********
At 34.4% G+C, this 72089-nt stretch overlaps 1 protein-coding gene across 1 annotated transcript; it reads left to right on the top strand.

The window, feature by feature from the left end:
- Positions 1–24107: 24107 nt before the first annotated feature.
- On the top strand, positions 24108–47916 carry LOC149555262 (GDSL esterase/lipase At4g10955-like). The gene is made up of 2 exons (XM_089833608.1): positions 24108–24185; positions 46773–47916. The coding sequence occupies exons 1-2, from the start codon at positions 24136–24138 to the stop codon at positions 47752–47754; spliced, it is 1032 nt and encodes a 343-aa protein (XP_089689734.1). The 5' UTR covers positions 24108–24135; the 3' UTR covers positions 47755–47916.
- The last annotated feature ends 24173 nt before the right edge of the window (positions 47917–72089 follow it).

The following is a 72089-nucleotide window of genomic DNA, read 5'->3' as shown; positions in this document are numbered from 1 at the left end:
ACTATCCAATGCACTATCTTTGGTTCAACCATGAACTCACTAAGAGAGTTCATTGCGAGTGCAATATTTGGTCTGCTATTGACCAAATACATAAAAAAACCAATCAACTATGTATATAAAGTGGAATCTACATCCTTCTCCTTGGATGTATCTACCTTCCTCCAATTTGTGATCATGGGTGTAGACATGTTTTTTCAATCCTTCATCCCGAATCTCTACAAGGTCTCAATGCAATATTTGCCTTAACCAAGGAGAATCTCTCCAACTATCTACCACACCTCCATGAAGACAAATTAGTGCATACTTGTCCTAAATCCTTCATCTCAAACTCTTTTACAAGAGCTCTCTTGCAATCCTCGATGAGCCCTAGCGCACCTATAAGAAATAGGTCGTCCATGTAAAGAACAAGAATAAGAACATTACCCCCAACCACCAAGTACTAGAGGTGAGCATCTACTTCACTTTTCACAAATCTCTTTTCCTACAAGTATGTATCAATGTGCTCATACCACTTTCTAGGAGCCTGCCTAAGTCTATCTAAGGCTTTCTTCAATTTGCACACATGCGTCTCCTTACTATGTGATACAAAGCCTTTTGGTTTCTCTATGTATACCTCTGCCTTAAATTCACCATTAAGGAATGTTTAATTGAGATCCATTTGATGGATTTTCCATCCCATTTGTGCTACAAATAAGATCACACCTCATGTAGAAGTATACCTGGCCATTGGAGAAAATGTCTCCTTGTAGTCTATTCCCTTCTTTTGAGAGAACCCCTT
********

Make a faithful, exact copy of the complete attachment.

At 34.4% G+C, this 72089-nt stretch overlaps 1 protein-coding gene across 1 annotated transcript; it reads left to right on the top strand.

The window, feature by feature from the left end:
- Positions 1–24107: 24107 nt before the first annotated feature.
- On the top strand, positions 24108–47916 carry LOC149555262 (GDSL esterase/lipase At4g10955-like). The gene is made up of 2 exons (XM_089833608.1): positions 24108–24185; positions 46773–47916. The coding sequence occupies exons 1-2, from the start codon at positions 24136–24138 to the stop codon at positions 47752–47754; spliced, it is 1032 nt and encodes a 343-aa protein (XP_089689734.1). The 5' UTR covers positions 24108–24135; the 3' UTR covers positions 47755–47916.
- The last annotated feature ends 24173 nt before the right edge of the window (positions 47917–72089 follow it).

The following is a 72089-nucleotide window of genomic DNA, read 5'->3' as shown; positions in this document are numbered from 1 at the left end:
ACTATCCAATGCACTATCTTTGGTTCAACCATGAACTCACTAAGAGAGTTCATTGCGAGTGCAATATTTGGTCTGCTATTGACCAAATACATAAAAAAACCAATCAACTATGTATATAAAGTGGAATCTACATCCTTCTCCTTGGATGTATCTACCTTCCTCCAATTTGTGATCATGGGTGTAGACATGTTTTTTCAATCCTTCATCCCGAATCTCTACAAGGTCTCAATGCAATATTTGCCTTAACCAAGGAGAATCTCTCCAACTATCTACCACACCTCCATGAAGACAAATTAGTGCATACTTGTCCTAAATCCTTCATCTCAAACTCTTTTACAAGAGCTCTCTTGCAATCCTCGATGAGCCCTAGCGCACCTATAAGAAATAGGTCGTCCATGTAAAGAACAAGAATAAGAACATTACCCCCAACCACCAAGTACTAGAGGTGAGCATCTACTTCACTTTTCACAAATCTCTTTTCCTACAAGTATGTATCAATGTGCTCATACCACTTTCTAGGAGCCTGCCTAAGTCTATCTAAGGCTTTCTTCAATTTGCACACATGCGTCTCCTTACTATGTGATACAAAGCCTTTTGGTTTCTCTATGTATACCTCTGCCTTAAATTCACCATTAAGGAATGTTTAATTGAGATCCATTTGATGGATTTTCCATCCCATTTGTGCTACAAATAAGATCACACCTCATGTAGAAGTATACCTGGCCATTGGAGAAAATGTCTCCTTGTAGTCTATTCCCTTCTTTTGAGAGAACCCCTT